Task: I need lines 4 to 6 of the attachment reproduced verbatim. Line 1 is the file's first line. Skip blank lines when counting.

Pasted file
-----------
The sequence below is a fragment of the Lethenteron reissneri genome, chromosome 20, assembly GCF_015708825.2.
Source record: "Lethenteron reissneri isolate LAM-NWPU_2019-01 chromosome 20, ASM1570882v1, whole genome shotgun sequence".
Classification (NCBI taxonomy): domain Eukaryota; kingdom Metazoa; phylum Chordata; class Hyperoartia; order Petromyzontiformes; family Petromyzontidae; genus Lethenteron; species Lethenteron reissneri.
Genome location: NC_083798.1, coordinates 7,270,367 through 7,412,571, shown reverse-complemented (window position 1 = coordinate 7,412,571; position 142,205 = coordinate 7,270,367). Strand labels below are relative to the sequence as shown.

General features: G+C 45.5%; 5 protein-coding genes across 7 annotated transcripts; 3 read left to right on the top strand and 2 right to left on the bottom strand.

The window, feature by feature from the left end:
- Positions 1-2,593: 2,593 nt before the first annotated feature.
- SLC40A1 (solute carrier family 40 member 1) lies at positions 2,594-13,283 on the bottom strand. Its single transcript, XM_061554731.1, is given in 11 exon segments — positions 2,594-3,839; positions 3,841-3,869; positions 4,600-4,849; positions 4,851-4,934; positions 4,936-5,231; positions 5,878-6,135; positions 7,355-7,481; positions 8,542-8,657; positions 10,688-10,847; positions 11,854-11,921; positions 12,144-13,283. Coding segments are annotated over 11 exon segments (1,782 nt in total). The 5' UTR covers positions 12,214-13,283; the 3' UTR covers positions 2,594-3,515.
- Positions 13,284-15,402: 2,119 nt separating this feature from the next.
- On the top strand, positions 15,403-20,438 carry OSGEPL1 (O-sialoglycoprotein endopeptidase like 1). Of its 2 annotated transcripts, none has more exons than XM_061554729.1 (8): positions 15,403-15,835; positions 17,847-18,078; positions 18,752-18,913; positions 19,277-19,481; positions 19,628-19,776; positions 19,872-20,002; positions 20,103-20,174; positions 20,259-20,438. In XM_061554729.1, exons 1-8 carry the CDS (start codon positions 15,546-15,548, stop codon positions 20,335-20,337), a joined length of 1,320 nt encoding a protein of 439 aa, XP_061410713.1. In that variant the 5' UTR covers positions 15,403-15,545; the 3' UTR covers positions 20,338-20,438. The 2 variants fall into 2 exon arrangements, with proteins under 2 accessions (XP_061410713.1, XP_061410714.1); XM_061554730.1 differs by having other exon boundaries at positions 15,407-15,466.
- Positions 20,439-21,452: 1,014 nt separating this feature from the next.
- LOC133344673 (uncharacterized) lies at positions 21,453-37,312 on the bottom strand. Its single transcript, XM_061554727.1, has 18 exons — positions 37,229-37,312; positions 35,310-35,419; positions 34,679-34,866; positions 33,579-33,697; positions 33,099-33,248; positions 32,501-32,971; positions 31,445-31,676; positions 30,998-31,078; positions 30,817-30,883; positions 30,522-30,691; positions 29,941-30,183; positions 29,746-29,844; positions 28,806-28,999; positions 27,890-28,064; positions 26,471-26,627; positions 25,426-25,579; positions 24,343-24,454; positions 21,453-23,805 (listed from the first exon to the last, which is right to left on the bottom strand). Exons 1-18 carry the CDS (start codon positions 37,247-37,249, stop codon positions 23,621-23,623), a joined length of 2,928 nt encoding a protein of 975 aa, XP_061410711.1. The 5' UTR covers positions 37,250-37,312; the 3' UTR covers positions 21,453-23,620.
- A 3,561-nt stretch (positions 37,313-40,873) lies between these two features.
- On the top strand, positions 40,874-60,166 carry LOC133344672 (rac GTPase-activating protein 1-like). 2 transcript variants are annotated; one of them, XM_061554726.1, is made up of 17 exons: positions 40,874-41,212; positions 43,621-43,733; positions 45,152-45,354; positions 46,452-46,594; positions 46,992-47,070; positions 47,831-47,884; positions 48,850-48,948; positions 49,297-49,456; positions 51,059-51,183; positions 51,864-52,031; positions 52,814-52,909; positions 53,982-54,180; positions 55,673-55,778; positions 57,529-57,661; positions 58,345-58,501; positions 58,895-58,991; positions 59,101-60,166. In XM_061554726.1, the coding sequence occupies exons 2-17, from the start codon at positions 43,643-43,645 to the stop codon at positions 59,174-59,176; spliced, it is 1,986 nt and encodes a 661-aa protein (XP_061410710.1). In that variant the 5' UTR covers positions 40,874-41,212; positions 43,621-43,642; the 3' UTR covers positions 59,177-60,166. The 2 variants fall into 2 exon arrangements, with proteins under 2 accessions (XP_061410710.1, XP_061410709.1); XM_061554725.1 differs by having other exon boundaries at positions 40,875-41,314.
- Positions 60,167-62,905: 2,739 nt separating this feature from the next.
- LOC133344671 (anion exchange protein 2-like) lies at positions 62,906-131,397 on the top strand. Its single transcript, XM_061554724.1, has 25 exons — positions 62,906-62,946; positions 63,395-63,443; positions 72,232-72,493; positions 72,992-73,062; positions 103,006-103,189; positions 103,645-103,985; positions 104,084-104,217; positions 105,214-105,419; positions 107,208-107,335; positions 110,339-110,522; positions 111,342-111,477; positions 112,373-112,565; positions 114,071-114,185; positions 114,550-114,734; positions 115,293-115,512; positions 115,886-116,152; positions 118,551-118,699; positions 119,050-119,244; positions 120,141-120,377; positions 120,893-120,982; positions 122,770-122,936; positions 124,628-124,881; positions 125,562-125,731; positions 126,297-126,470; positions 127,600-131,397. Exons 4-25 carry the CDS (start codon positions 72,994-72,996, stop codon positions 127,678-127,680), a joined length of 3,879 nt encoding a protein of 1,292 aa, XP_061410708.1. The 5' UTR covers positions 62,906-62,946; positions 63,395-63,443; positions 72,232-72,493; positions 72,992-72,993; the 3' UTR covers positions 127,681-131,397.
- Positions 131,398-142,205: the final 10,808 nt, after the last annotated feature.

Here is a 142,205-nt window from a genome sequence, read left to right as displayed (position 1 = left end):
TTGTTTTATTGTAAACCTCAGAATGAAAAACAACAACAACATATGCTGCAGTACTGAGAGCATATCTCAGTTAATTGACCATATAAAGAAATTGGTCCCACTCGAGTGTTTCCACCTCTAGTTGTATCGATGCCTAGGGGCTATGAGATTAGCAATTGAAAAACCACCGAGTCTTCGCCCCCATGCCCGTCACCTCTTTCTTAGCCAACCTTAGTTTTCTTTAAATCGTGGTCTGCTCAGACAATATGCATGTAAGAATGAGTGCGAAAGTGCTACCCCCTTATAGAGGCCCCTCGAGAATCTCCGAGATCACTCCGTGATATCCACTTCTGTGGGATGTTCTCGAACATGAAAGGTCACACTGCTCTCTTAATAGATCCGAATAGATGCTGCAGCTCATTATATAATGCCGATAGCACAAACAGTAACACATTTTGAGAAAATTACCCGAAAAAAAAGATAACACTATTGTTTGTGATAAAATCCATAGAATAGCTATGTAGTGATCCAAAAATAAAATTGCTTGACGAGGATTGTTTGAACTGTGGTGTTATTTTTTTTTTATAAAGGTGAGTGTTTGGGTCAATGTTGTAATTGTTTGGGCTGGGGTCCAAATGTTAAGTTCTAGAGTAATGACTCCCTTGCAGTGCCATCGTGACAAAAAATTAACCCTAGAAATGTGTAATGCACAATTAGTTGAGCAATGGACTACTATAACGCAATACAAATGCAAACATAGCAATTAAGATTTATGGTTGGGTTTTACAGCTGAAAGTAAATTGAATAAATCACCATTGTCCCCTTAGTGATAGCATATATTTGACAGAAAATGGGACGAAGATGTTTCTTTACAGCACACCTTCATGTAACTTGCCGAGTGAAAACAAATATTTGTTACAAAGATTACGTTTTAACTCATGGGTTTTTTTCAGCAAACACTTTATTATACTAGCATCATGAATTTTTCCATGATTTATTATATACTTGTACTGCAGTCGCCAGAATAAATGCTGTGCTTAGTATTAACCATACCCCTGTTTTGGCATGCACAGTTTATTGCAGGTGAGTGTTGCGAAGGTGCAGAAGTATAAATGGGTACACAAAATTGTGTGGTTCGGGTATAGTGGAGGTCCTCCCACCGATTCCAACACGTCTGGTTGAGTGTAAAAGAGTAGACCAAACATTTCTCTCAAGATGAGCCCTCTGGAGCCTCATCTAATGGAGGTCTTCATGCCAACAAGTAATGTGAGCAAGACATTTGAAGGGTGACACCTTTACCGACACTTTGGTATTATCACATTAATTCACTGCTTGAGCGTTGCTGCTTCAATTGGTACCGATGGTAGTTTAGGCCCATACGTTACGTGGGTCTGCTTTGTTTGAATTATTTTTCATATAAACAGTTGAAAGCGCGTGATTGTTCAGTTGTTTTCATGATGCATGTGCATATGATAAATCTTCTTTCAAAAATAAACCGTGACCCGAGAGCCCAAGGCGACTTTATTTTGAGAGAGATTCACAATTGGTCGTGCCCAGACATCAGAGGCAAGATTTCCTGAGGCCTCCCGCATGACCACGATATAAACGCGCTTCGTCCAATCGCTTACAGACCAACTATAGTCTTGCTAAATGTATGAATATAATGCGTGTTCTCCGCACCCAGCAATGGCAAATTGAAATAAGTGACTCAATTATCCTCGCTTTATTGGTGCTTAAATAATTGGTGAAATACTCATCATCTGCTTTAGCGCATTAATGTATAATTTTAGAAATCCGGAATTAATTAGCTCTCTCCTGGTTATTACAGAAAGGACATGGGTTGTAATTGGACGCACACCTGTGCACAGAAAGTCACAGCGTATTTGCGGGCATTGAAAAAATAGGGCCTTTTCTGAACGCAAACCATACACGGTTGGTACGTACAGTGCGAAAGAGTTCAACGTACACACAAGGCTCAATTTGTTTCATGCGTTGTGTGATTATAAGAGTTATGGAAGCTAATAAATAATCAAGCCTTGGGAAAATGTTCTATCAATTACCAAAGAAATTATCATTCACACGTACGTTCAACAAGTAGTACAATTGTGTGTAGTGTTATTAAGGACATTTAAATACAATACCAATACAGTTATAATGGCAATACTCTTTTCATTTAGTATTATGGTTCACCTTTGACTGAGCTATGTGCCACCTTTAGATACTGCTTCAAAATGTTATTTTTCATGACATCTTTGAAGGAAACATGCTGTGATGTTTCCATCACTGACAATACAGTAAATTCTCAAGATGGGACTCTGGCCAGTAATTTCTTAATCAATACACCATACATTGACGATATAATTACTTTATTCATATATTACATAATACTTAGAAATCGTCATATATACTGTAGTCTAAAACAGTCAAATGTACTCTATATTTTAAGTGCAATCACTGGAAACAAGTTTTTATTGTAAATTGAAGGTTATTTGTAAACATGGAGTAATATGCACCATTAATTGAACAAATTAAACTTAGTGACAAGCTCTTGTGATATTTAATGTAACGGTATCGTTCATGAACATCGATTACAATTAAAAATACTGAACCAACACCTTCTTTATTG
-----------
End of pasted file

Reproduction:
Genome location: NC_083798.1, coordinates 7,270,367 through 7,412,571, shown reverse-complemented (window position 1 = coordinate 7,412,571; position 142,205 = coordinate 7,270,367). Strand labels below are relative to the sequence as shown.

General features: G+C 45.5%; 5 protein-coding genes across 7 annotated transcripts; 3 read left to right on the top strand and 2 right to left on the bottom strand.

The window, feature by feature from the left end: